A new decision by the U.S. District Court for the District of Columbia has reinstated a requirement instituted by the EEOC in the last year of the Obama Administration for employers to report pay data. On July 14, 2016, the EEOC asked the Office of Management and Budget (OMB) for a three-year approval of a revised EEO-1 form that would add new equal employment opportunity information to what the EEOC already collected from employers.
For years the EEO-1 form has required employers with 100 or more employees (50 or more employees for government contractors) to report the number of individuals employed by job category, sex, race, and ethnicity. To improve enforcement of equal pay laws, the EEOC sought to add a requirement to report pay data as well. The proposal would require employers to report aggregate W-2 wage and hour data in 12 "pay bands" for the 10 job categories on the EEO-1 form, showing the number of employees in each band by ethnicity, race, and sex. Before any agency can impose new reporting requirements, the OMB has to review the proposal to determine whether it meets the purposes of the Paperwork Reduction Act, which requires the OMB to decide whether the collection of information is necessary for the proper performance of the agency's functions, including whether the information has practical utility. Though the OMB initially approved the EEOC's request, when the Trump administration assumed control, the OMB decided to reconsider the decision and eventually ruled that the revised collection of information lacked practical utility, was unnecessarily burdensome, and created privacy and confidentiality issues.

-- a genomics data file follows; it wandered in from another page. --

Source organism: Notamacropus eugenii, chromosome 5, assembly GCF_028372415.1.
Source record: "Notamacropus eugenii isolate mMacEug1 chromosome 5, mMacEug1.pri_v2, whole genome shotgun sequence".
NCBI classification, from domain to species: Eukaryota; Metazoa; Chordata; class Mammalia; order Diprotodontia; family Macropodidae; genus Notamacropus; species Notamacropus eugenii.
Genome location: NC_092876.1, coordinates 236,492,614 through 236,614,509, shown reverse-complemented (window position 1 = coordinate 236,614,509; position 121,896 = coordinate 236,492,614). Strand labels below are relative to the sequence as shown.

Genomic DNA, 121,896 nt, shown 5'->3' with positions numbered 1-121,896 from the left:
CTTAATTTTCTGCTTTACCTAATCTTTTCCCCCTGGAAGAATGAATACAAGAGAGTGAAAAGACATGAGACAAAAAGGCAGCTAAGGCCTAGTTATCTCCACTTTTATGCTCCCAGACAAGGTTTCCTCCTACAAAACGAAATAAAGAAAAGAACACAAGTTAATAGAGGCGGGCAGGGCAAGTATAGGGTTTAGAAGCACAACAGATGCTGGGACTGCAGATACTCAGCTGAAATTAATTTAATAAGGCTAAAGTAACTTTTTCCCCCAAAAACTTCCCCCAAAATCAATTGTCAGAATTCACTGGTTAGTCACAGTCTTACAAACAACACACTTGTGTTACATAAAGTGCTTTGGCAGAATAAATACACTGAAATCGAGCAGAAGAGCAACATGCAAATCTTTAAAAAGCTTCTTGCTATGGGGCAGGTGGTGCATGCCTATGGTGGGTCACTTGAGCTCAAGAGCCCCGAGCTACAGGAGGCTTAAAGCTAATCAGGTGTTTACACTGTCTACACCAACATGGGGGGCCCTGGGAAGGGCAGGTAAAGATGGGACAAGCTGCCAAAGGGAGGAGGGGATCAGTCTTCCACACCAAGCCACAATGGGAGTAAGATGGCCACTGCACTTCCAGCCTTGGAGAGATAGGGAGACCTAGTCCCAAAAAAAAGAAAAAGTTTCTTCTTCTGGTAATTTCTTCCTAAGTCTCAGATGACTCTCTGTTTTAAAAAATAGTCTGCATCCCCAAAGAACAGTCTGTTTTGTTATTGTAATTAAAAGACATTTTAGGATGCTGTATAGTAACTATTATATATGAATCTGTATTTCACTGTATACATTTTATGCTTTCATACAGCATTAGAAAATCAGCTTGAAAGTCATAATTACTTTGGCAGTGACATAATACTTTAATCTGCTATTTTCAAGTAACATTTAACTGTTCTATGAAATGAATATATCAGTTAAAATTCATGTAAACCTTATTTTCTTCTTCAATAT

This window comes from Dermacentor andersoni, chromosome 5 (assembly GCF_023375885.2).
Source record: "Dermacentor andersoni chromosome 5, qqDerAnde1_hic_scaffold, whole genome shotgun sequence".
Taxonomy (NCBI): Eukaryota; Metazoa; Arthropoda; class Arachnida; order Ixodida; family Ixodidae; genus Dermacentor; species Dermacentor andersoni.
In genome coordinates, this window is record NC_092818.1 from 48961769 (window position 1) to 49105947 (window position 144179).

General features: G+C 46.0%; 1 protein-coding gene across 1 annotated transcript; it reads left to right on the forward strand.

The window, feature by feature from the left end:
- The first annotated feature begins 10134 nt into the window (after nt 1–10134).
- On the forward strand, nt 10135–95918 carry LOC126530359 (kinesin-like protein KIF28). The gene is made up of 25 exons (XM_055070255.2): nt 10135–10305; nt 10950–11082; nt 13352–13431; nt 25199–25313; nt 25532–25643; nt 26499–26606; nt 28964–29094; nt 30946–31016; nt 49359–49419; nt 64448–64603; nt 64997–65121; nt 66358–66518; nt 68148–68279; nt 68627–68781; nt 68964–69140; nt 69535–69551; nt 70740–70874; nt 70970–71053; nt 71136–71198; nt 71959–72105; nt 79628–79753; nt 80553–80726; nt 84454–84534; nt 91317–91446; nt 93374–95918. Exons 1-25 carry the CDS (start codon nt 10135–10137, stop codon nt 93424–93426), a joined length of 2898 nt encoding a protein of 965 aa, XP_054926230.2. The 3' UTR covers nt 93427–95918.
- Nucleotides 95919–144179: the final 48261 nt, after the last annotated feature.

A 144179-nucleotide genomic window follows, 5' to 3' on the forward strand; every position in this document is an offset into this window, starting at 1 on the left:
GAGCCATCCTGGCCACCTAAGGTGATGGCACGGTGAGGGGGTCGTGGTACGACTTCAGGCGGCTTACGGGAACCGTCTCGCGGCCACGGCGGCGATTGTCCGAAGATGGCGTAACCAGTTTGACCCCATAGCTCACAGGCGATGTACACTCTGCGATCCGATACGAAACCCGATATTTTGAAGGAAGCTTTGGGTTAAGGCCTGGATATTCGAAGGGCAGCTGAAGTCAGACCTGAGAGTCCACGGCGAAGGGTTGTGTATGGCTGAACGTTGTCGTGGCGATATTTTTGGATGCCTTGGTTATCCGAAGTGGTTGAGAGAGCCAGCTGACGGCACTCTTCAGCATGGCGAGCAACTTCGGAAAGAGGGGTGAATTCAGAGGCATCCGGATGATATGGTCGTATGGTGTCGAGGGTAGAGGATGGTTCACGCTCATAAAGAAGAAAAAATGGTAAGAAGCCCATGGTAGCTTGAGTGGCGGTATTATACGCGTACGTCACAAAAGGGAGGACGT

The National Women's Law Center sued the OMB in D.C. and prevailed in an opinion by Judge Tanya Chutkin. Granting summary judgment, Judge Chutkin considered whether the OMB could review its prior decision approving collection of the data, which may be done only when relevant circumstances have changed or the burden estimates initially provided by the agency were materially in error. The Judge decided that the OMB did not meet either test and that its decision was therefore arbitrary and capricious.
What does this mean for large employers? Under the time frame initially proposed by the EEOC, employers would have had 18 months to organize the required data for submission, as the first filing period was set for March 2018. With this ruling, employers will be required to report the information by May 31, 2019, less than three months after the decision. The EEOC made the new EEO-1 form available as of March 18, 2019.
It seems likely that the Trump administration will file an appeal and seek a stay. But unless and until there is an appeal, employers with more than 100 employees and government contractors with more than 50 employees are faced with a new reporting requirement that gives them little time to collect the data in the required format.
Stayed tuned, and we will advise you if the anticipated appeal occurs. In the meantime, look for the new EEO-1 form here on the EEOC website.
This update is prepared for the general information of our clients and friends. It should not be regarded as legal advice. If you have any questions regarding this update, or for more information about this topic, please contact an attorney in our Labor & Employment Practice Group, or the attorney with whom you normally consult.